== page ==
Predators v Penguins - Game 5 Highlights - Predators Flinch Penguins Dive In
Photo: Shelley Lipton/Icon Sportswire
The contrast in readiness between the Penguins and Predators was obvious very early in game five.
Pittsburgh started quickly with a couple of aggressive def to off neutral zone plays by Justin Shultz, followed by a great carry, evade and drive by Crosby to draw a penalty.
Forty seconds later, Shultz’s strong start led to some luck as often happens, and his (very average) one-timer on the Penguins power play went through both Watson and a screened Renne to make it 1-0.
Before the end of the first period, Brian Rust used a great backhand to take advantage of a sleepy backcheck by Irwin, and Malkin used a soft gap and defection off Weber’s stick to make it 3-0.
The Penguins were dialed in but Nashville will no doubt agree all three goals were very preventable with better details.
The second period was Pittsburgh’s strongest of the series and after adding another three goals, they coasted in the third period to finish the game with an 89% play-by-play advantage over the Predators.
The Penguins experience and ability to raise their level of play was on display as the Penguins game five performance was 46% above their average through the first four games, where they appeared to be idling for extended stretches.
Despite Malkin, Crosby and Kessel stealing the show in game five, the Pittsburgh defensemen outperformed the Predator blue line for the first time in the series, by a significant 45% margin.
Through five games, the Predators defensemen have contributed an average of 106% more on a per game basis than the Pittsburgh defensemen, but in game five the Nashville defensemen committed 65% more defensive mistakes than their average in the series.
1. Evgeni Malkin and Crosby contributed at a similar level offensively, but Malkin ramped up his defensive commitment to lead all forwards in the game. Crosby and Malkin are neck and neck in overall contributions in the series, but Crosby has doubled up Malkin in defensive performance.
1. Sidney Crosby was 57% better in game four than he was in game five, but his linemates converted his great plays in game five, including a sensational backhand pass on the Penguin's fourth goal. His teammates helped earn him three assists in the game, two of which were garden variety passes.
2. Phil Kessel like Crosby, put up huge contribution numbers in game four, but in game five he was rewarded with a goal and two assists, due to his sharpness, Nashville’s sleepiness, and a measure of luck.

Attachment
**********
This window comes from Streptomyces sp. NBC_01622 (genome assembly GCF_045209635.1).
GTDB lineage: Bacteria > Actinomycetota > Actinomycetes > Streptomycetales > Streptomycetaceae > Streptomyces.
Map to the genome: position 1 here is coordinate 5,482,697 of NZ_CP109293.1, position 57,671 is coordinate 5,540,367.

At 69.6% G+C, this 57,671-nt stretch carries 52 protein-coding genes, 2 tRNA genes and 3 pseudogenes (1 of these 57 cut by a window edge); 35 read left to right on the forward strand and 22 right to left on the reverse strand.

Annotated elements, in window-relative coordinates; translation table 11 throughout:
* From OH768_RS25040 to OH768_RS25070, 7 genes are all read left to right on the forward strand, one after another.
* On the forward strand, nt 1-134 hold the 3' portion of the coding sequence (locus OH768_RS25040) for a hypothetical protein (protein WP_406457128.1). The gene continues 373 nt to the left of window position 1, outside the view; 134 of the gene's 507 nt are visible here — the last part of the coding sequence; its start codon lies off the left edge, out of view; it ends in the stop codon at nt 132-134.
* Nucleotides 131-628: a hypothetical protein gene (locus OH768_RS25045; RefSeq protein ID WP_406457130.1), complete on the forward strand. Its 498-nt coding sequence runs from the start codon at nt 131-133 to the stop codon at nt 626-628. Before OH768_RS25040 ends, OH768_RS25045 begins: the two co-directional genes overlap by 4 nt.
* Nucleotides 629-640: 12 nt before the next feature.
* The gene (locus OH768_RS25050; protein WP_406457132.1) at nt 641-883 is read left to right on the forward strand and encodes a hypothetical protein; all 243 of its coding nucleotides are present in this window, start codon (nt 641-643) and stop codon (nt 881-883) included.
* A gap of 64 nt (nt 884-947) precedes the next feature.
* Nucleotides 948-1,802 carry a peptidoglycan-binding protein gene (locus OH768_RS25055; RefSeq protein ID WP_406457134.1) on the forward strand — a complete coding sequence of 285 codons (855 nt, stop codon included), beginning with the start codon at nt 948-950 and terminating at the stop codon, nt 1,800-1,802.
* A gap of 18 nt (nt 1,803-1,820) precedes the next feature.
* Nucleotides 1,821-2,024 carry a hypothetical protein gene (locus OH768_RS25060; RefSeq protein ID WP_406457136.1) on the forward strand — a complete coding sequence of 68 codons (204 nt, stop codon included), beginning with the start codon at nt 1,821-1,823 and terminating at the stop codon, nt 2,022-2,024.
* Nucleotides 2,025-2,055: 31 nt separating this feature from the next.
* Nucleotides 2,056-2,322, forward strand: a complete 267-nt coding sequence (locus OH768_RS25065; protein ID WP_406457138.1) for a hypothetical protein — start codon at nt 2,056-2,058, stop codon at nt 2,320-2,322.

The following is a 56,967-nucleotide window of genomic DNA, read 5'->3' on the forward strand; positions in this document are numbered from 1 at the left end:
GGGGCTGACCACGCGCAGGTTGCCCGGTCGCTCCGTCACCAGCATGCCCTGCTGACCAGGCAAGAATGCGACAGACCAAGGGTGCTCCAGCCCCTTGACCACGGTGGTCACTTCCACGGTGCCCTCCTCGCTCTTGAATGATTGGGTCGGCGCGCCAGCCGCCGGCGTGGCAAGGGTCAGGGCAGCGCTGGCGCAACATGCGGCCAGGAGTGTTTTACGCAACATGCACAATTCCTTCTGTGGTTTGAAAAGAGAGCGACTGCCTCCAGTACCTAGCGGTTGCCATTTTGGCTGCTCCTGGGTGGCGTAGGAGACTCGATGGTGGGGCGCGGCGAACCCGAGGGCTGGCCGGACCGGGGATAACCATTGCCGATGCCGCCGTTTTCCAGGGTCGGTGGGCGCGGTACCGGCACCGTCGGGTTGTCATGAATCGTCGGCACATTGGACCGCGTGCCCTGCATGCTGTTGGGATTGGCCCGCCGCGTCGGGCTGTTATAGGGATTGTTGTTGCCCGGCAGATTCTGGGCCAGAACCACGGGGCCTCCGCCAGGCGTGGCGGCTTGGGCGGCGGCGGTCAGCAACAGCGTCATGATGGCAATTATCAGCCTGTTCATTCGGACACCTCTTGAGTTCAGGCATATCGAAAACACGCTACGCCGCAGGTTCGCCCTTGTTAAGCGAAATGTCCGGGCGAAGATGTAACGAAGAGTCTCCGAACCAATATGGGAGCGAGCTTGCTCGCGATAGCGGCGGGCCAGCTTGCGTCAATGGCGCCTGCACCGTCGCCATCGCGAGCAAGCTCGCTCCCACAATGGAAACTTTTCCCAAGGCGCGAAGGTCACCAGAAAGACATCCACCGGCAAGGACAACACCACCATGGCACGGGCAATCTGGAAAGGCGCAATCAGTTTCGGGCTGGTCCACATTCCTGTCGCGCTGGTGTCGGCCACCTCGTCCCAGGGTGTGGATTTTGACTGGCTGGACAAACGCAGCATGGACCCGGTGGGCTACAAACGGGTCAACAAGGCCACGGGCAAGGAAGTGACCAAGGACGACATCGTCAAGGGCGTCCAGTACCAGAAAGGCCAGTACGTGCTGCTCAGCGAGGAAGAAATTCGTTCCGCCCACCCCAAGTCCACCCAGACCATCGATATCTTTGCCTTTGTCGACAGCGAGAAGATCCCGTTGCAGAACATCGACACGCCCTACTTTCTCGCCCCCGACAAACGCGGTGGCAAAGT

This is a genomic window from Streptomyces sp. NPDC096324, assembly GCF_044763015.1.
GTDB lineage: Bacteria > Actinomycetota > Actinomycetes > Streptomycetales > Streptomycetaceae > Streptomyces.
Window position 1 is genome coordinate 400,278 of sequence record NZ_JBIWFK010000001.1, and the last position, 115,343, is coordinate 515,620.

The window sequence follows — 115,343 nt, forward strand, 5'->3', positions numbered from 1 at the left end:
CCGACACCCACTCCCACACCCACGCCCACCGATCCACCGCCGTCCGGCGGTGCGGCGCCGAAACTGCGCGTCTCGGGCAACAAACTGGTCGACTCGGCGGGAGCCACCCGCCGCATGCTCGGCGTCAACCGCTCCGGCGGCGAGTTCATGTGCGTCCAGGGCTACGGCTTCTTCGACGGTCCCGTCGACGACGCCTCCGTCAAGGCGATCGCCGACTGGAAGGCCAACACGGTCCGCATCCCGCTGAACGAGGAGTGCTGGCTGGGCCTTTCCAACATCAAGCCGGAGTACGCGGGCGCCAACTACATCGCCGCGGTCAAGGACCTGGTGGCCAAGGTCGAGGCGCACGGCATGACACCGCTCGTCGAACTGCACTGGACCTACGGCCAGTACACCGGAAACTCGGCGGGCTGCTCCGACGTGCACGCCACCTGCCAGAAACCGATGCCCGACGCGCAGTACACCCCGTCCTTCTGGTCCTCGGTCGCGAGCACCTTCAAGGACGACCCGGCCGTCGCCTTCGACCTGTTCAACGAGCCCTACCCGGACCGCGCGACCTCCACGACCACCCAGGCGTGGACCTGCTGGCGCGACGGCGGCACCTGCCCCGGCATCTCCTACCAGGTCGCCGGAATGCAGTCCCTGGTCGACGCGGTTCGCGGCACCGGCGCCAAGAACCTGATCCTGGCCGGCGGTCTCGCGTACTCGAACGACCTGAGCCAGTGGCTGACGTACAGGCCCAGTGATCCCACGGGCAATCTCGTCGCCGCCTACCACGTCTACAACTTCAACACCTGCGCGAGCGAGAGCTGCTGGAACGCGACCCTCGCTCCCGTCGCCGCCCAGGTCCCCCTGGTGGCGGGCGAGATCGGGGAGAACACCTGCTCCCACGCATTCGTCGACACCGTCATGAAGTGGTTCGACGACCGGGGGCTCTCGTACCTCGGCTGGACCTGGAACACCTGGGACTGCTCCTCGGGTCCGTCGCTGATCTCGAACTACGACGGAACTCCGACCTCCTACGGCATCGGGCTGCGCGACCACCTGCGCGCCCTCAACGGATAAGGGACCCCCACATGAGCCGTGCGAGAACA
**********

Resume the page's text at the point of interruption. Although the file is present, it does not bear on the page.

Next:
1. Ron Hainsey has been the classic high event defensemen in the series, but in game five his positive contributions were much greater than the negative, including a goal and an assist. He more than doubled up any other Penguins defensemen in defensive contributions.
2. Justin Shultz got the Penguins started in the first period and led offensively despite a few turnovers. He played a very clean game without the puck.
3. Olli Maatta has been in the bottom three Pittsburgh defensemen through the first four games of the series, but increased his contributions fourfold in game five.
1. Calle Jarnkrok performed 9% above his series average, led Pred forwards offensively and was among the leaders defensively.
2. Viktor Arvidsson performed almost identical to his series average and had significant defensive contributions despite a lazy backcheck on the Penguins sixth goal. He ended the night -4 in the plus minus department, which highlights the importance of understanding the logic behind the numbers.
3. James Neal is the leading Predator forward through five games, but was 34% below his series average in game five.
1. Roman Josi was far and away the best Predator in game five, leading the next best blue liner by 58%. He was the author of Nashville’s best chance in the game and whether on offense or defense, shift-in and shift-out he creates play-by-play advantages for his team.
2. PK Subban also had a strong game offensively, contributing 102% above his series average, but he struggled defensively along with several of his fellow defensemen.
3. Mattias Ekholm contributed in third spot but was 18% below his series average, including 38% below his defensive average in the series.